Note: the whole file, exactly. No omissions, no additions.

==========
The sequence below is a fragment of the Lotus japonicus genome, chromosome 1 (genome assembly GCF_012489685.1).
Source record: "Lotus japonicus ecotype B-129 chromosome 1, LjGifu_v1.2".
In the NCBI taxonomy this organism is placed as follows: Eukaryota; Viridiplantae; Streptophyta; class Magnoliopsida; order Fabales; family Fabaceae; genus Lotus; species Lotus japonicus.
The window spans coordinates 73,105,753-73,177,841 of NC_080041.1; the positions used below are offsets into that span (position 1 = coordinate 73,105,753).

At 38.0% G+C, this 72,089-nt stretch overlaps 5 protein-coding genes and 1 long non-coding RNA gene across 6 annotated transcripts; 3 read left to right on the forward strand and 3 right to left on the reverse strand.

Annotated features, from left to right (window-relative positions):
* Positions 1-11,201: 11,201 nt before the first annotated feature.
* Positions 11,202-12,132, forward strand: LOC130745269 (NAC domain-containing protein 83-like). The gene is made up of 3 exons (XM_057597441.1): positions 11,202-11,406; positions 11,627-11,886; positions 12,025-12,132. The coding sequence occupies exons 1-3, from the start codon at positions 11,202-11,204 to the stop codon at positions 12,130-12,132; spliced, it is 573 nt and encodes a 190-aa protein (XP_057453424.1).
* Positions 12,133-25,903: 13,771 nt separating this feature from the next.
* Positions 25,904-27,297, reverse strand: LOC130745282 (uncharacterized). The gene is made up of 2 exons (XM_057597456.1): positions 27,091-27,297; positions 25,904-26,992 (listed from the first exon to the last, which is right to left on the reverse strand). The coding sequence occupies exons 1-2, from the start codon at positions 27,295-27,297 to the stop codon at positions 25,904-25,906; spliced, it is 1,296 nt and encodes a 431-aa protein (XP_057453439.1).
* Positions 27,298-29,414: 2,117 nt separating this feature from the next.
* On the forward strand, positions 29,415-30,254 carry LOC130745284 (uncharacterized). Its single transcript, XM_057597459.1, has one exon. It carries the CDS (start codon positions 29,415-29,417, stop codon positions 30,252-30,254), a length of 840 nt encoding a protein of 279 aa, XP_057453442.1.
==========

The sequence below is a fragment of the Lotus japonicus genome, chromosome 1 (genome assembly GCF_012489685.1).
Source record: "Lotus japonicus ecotype B-129 chromosome 1, LjGifu_v1.2".
In the NCBI taxonomy this organism is placed as follows: Eukaryota; Viridiplantae; Streptophyta; class Magnoliopsida; order Fabales; family Fabaceae; genus Lotus; species Lotus japonicus.
The window spans coordinates 73,105,753-73,177,841 of NC_080041.1; the positions used below are offsets into that span (position 1 = coordinate 73,105,753).

At 38.0% G+C, this 72,089-nt stretch overlaps 5 protein-coding genes and 1 long non-coding RNA gene across 6 annotated transcripts; 3 read left to right on the forward strand and 3 right to left on the reverse strand.

Annotated features, from left to right (window-relative positions):
* Positions 1-11,201: 11,201 nt before the first annotated feature.
* Positions 11,202-12,132, forward strand: LOC130745269 (NAC domain-containing protein 83-like). The gene is made up of 3 exons (XM_057597441.1): positions 11,202-11,406; positions 11,627-11,886; positions 12,025-12,132. The coding sequence occupies exons 1-3, from the start codon at positions 11,202-11,204 to the stop codon at positions 12,130-12,132; spliced, it is 573 nt and encodes a 190-aa protein (XP_057453424.1).
* Positions 12,133-25,903: 13,771 nt separating this feature from the next.
* Positions 25,904-27,297, reverse strand: LOC130745282 (uncharacterized). The gene is made up of 2 exons (XM_057597456.1): positions 27,091-27,297; positions 25,904-26,992 (listed from the first exon to the last, which is right to left on the reverse strand). The coding sequence occupies exons 1-2, from the start codon at positions 27,295-27,297 to the stop codon at positions 25,904-25,906; spliced, it is 1,296 nt and encodes a 431-aa protein (XP_057453439.1).
* Positions 27,298-29,414: 2,117 nt separating this feature from the next.
* On the forward strand, positions 29,415-30,254 carry LOC130745284 (uncharacterized). Its single transcript, XM_057597459.1, has one exon. It carries the CDS (start codon positions 29,415-29,417, stop codon positions 30,252-30,254), a length of 840 nt encoding a protein of 279 aa, XP_057453442.1.